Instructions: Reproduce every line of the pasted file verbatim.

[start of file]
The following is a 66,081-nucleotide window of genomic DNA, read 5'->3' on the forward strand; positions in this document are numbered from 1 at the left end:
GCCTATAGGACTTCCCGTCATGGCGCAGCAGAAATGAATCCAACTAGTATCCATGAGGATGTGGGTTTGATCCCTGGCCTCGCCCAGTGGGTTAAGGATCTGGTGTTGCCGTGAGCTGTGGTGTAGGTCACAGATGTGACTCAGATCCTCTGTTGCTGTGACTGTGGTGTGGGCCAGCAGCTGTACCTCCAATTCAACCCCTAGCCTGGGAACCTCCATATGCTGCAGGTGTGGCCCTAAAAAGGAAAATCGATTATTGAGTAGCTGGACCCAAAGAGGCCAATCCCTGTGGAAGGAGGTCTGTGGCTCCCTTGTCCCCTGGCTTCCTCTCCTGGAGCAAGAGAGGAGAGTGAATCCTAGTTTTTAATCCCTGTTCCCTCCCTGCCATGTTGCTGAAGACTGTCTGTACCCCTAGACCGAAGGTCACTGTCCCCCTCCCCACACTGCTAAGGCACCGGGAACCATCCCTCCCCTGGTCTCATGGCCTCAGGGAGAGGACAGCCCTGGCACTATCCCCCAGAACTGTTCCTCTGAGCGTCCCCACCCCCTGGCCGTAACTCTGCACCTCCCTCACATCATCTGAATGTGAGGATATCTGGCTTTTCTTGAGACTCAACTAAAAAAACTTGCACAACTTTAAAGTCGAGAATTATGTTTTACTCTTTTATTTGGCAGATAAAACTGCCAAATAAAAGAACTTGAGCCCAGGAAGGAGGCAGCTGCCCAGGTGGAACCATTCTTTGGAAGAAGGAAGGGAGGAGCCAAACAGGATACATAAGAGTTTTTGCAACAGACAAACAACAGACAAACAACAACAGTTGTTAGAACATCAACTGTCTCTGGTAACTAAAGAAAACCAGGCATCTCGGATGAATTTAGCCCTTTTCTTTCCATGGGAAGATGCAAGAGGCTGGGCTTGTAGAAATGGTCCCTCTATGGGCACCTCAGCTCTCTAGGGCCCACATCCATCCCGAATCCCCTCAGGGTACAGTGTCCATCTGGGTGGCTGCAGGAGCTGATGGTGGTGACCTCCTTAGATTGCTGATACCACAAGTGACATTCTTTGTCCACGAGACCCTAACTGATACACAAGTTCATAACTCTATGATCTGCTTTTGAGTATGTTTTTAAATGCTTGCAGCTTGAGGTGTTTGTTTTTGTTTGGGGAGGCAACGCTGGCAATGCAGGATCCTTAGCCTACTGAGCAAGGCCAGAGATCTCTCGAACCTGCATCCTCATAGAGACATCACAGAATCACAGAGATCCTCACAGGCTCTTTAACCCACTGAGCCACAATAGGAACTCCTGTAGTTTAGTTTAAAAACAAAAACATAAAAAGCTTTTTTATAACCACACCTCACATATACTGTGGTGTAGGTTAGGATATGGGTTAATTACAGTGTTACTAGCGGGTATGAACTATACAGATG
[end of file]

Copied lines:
The following is a 66,081-nucleotide window of genomic DNA, read 5'->3' on the forward strand; positions in this document are numbered from 1 at the left end:
GCCTATAGGACTTCCCGTCATGGCGCAGCAGAAATGAATCCAACTAGTATCCATGAGGATGTGGGTTTGATCCCTGGCCTCGCCCAGTGGGTTAAGGATCTGGTGTTGCCGTGAGCTGTGGTGTAGGTCACAGATGTGACTCAGATCCTCTGTTGCTGTGACTGTGGTGTGGGCCAGCAGCTGTACCTCCAATTCAACCCCTAGCCTGGGAACCTCCATATGCTGCAGGTGTGGCCCTAAAAAGGAAAATCGATTATTGAGTAGCTGGACCCAAAGAGGCCAATCCCTGTGGAAGGAGGTCTGTGGCTCCCTTGTCCCCTGGCTTCCTCTCCTGGAGCAAGAGAGGAGAGTGAATCCTAGTTTTTAATCCCTGTTCCCTCCCTGCCATGTTGCTGAAGACTGTCTGTACCCCTAGACCGAAGGTCACTGTCCCCCTCCCCACACTGCTAAGGCACCGGGAACCATCCCTCCCCTGGTCTCATGGCCTCAGGGAGAGGACAGCCCTGGCACTATCCCCCAGAACTGTTCCTCTGAGCGTCCCCACCCCCTGGCCGTAACTCTGCACCTCCCTCACATCATCTGAATGTGAGGATATCTGGCTTTTCTTGAGACTCAACTAAAAAAACTTGCACAACTTTAAAGTCGAGAATTATGTTTTACTCTTTTATTTGGCAGATAAAACTGCCAAATAAAAGAACTTGAGCCCAGGAAGGAGGCAGCTGCCCAGGTGGAACCATTCTTTGGAAGAAGGAAGGGAGGAGCCAAACAGGATACATAAGAGTTTTTGCAACAGACAAACAACAGACAAACAACAACAGTTGTTAGAACATCAACTGTCTCTGGTAACTAAAGAAAACCAGGCATCTCGGATGAATTTAGCCCTTTTCTTTCCATGGGAAGATGCAAGAGGCTGGGCTTGTAGAAATGGTCCCTCTATGGGCACCTCAGCTCTCTAGGGCCCACATCCATCCCGAATCCCCTCAGGGTACAGTGTCCATCTGGGTGGCTGCAGGAGCTGATGGTGGTGACCTCCTTAGATTGCTGATACCACAAGTGACATTCTTTGTCCACGAGACCCTAACTGATACACAAGTTCATAACTCTATGATCTGCTTTTGAGTATGTTTTTAAATGCTTGCAGCTTGAGGTGTTTGTTTTTGTTTGGGGAGGCAACGCTGGCAATGCAGGATCCTTAGCCTACTGAGCAAGGCCAGAGATCTCTCGAACCTGCATCCTCATAGAGACATCACAGAATCACAGAGATCCTCACAGGCTCTTTAACCCACTGAGCCACAATAGGAACTCCTGTAGTTTAGTTTAAAAACAAAAACATAAAAAGCTTTTTTATAACCACACCTCACATATACTGTGGTGTAGGTTAGGATATGGGTTAATTACAGTGTTACTAGCGGGTATGAACTATACAGATG